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Do you think it is OK to use drug dogs when there is no suspicion that the law has been broken?

Asked at Henry's, 11 E. Eighth St. on January 25, 2005

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Photo of Carolina McKee

“No I do not. I think that’s a bunch of baloney. I think it’s pretty much self-explanatory why that is unconstitutional. People have their right to privacy.”

Photo of Michael Hansen

“No. I think by using drug dogs they are insinuating someone is breaking the law. It sends the message that you are already guilty of something.”

Photo of Manny Manzani

“No, of course not. It goes against one of the original concepts in the development of this country. I think the Founding Fathers faced a lot of those violations from the king. That action leads toward a police state.”

Photo of Cheri Kliewer

“I would say no in a general sense, but when it comes to a drug-free environment such as a school, you have basically waived that right and have to play by the rules.”


tell_it_like_it_is 13 years, 4 months ago

Just wait until W gets done with his next 4 years folks. The rights of the people he will take away will make this look like a cake walk.

tell_it_like_it_is 13 years, 4 months ago

I'm all for it in schools. But out in the general public places I don't think its right.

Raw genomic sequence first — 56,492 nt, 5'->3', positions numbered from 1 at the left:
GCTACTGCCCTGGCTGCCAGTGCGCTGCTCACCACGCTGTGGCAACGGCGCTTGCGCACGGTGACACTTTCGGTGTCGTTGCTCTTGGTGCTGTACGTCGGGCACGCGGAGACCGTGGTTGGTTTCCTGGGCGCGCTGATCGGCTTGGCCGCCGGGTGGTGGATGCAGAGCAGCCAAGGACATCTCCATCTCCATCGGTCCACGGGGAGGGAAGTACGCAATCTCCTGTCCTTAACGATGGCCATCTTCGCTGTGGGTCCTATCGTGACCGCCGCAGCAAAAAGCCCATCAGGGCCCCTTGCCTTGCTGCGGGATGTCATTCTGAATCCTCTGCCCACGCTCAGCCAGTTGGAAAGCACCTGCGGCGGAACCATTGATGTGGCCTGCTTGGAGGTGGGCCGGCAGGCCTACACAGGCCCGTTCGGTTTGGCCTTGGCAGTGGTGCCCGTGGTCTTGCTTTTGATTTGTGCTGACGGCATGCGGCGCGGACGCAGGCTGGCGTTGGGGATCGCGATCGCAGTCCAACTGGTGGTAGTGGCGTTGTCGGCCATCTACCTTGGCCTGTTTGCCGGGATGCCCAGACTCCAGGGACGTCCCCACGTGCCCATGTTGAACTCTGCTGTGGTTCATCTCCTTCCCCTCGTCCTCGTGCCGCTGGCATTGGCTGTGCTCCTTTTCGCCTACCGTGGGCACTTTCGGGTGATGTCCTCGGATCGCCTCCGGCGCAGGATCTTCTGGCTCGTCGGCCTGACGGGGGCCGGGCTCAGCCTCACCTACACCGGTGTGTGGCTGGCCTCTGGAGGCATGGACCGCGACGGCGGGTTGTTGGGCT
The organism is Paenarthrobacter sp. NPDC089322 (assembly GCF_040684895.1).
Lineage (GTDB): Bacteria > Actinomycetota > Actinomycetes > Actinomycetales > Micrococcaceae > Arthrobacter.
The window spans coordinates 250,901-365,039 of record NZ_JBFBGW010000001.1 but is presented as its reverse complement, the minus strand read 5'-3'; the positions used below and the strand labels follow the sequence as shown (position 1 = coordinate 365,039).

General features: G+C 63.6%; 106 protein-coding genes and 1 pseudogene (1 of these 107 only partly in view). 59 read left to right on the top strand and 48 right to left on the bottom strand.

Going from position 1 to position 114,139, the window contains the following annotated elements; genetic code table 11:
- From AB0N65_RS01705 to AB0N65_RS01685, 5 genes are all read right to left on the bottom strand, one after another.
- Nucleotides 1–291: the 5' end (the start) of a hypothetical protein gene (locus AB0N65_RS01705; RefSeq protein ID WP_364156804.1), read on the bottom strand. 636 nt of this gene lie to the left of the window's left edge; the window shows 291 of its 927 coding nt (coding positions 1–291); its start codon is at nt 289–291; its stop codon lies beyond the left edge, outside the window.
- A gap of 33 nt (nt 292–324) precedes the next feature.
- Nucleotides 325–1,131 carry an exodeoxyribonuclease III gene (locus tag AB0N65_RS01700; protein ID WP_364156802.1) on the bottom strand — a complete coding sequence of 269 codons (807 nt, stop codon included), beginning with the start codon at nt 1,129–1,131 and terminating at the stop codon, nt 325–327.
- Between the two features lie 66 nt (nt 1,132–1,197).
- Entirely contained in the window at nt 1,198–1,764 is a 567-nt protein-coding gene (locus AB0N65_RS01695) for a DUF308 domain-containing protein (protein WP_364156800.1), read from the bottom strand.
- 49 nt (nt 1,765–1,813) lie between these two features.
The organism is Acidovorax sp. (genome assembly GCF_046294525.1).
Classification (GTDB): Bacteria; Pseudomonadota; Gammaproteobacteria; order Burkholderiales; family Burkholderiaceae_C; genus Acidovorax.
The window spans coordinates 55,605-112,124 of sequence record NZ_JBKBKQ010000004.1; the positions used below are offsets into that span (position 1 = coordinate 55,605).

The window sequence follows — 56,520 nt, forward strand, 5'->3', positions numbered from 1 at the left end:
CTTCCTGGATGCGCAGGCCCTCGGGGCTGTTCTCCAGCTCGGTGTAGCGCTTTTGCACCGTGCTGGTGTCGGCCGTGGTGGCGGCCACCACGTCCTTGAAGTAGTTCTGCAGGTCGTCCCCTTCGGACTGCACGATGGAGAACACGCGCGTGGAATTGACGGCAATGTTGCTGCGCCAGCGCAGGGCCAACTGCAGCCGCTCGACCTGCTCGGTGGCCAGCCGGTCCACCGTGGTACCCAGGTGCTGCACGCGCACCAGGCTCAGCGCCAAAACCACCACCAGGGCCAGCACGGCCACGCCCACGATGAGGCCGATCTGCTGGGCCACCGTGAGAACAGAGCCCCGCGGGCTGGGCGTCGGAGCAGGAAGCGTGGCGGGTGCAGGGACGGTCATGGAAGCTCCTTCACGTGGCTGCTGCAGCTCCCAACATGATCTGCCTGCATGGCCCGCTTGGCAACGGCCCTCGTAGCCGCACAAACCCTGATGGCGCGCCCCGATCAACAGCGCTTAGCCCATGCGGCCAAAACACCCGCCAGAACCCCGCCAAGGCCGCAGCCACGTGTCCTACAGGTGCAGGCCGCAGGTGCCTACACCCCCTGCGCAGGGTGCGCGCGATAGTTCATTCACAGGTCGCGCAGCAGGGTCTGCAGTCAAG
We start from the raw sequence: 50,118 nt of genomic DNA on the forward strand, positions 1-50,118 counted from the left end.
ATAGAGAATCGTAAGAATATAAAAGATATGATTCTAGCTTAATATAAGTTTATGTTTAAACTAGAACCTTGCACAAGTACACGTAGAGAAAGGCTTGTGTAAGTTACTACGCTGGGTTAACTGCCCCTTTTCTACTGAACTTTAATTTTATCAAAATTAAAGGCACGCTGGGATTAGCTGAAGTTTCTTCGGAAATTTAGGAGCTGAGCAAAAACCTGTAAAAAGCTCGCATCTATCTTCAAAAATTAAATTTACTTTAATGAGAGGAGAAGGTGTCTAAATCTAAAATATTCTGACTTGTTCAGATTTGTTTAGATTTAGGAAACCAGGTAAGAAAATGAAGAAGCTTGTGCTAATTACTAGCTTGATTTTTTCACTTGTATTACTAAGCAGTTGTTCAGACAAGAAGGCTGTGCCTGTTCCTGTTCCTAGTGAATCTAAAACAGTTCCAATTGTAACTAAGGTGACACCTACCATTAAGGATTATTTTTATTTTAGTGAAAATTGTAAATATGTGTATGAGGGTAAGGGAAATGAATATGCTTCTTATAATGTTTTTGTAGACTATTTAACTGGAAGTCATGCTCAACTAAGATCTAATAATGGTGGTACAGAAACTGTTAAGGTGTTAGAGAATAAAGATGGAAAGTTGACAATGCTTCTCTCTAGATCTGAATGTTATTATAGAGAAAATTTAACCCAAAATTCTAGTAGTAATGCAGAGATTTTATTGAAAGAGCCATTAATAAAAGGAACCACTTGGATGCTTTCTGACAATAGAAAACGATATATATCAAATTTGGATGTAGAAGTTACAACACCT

jonas 13 years, 4 months ago

Thanks, Liberty, though now that I look over it again I notice that what I meant to say in the first sentence was "It won't happen all at once, but a step at a time. . . etc."

Larry 13 years, 4 months ago

In the privacy of one's home, absolutely not. In a public place, such as the mall parking lot, public schools, park - yes. Especially schools! Walking a dog up the hall way once or twice a week or several times a month is not a violation of my kids right. In fact, I welcome the police and their attempt to rid our schools of drugs. The administrators have a right to keep the school drug free. If the students don't have any drugs, the dog won't stop at his/her locker door. End of story! Same goes for city parks where the exchange of drugs can easily occur. I have no problem with the police coming by my car with a dog. (unless of course the dog pees on my wheels). Then, (whamo - we got a problem Houston) If you have nothing to hide, you have nothing to worry about. I would say NO to simply searching car after car. BUT, if the dogs are simply walking through a parking lot, then point towards a vehicle, then I say - search the thing.